Good morning! The Lord be with you today.
On sale at Westminster Books this week is a prayer guide from Nancy Guthrie.
It’s an “odds and ends” day for Kindle deals.
(Yesterday on the blog: Don’t Reclaim Your Life)
It seems it may well be, based on this report. “The new restrictions require Chinese Communist Party oversight for every measure of religious life—staffing, fund management, gatherings. China’s unofficial churches, known as house churches, have operated in recent decades in an ambiguous space: they have rented public space, welcomed visitors, and been open about some of their activities, all without official government sanction. The February restrictions effectively close that era of semi-openness.”
Stephen McAlpine: “I would suggest in our own generation, apart from wealth though including it, the primary narrative among the Christian celebs who turn away is less to do with money and more to do with the lure of finding “their true selves” – which in our own secular culture of authenticity receives its own rewards in the form of praise from the world.”
“Certain parts of the Bible tend to be seldom visited — more than others, that is.” Brad Gray says that Joshua is one of these—at least, chapters 11-22—and explains why we ought to read them anyway.
And backing up a couple of books, Ryan Higginbottom says that Numbers is much the same. “Sure, Numbers has some difficult, slower passages. But the book as a whole is far from a slog. And since all of God’s word is valuable, we systematically neglect a portion of it to our harm.”
Gene Veith reflects on some of the institutions that Americans no longer believe in. (And I’d say Canadians are in a similar situation.) “Society is made up of institutions. If the members of a society repudiate their institutions, the social fabric threatens to come apart. Dimon sees the current anti-institutionalism as a herald of national decline. On the other hand, it’s a fair question to ask, to what extent should we trust our institutions?”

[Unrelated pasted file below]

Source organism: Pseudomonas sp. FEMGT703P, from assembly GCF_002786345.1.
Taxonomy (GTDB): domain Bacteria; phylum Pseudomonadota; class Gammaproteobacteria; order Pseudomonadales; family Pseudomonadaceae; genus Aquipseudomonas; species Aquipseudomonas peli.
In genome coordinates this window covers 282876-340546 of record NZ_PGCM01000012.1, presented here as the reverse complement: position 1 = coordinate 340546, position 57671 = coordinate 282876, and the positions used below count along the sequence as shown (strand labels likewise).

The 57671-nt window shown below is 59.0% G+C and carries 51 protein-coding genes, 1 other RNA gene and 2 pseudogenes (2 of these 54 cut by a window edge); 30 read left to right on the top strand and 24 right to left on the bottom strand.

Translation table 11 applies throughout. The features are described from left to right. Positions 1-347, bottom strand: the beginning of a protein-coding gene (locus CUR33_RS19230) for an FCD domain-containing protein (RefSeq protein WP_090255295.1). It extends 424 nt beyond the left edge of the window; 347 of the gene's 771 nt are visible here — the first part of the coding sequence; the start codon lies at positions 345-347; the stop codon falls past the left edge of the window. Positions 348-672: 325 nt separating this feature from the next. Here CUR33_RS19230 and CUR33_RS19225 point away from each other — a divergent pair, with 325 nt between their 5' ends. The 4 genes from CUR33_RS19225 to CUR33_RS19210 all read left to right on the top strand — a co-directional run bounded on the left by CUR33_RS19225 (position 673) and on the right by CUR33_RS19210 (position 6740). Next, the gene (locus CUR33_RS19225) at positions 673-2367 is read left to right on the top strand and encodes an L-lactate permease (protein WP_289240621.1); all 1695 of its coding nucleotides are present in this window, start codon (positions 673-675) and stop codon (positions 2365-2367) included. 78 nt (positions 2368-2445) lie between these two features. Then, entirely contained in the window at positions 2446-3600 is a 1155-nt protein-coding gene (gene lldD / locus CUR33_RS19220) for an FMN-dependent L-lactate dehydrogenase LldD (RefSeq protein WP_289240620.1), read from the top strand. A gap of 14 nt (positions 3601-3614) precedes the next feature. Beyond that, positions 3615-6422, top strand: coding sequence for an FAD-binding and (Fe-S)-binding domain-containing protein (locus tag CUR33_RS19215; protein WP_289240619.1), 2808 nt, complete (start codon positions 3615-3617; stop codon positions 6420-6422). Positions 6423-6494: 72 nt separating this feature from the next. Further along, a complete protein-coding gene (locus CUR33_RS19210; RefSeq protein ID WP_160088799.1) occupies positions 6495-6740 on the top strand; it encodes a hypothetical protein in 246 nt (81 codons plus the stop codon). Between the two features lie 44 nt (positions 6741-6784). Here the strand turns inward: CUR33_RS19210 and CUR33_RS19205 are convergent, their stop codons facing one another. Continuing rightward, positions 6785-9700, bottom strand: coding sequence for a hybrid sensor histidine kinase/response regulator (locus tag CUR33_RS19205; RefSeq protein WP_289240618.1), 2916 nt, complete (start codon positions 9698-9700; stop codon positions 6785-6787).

“Christians will continue to debate the issue [of whether or not people can lose their faith], but I came to my personal opinion after pondering two questions about the father heart of God. First, does God love his children? Second, would he ever disown them? Perseverance has little to do with us. It’s all about God and what he has done and will continue to do.”
Most of life is small things, isn’t it? “Christians worship a big God with a big mission that will one day reach this whole big world. Yet for all of his bigness, our God has a remarkable love for the small.”
Godliness requires training, and training takes time. So in an age in which we always carry convenient distractions in our pockets, our growth in godliness will require us to reject the trivial and redeem every minute.
Every day for all eternity—without pause or end—the riches of the glory of God’s grace in Christ will become increasingly great and beautiful in our perception of them…There will always be more. Gloriously more. Forever.—John Piper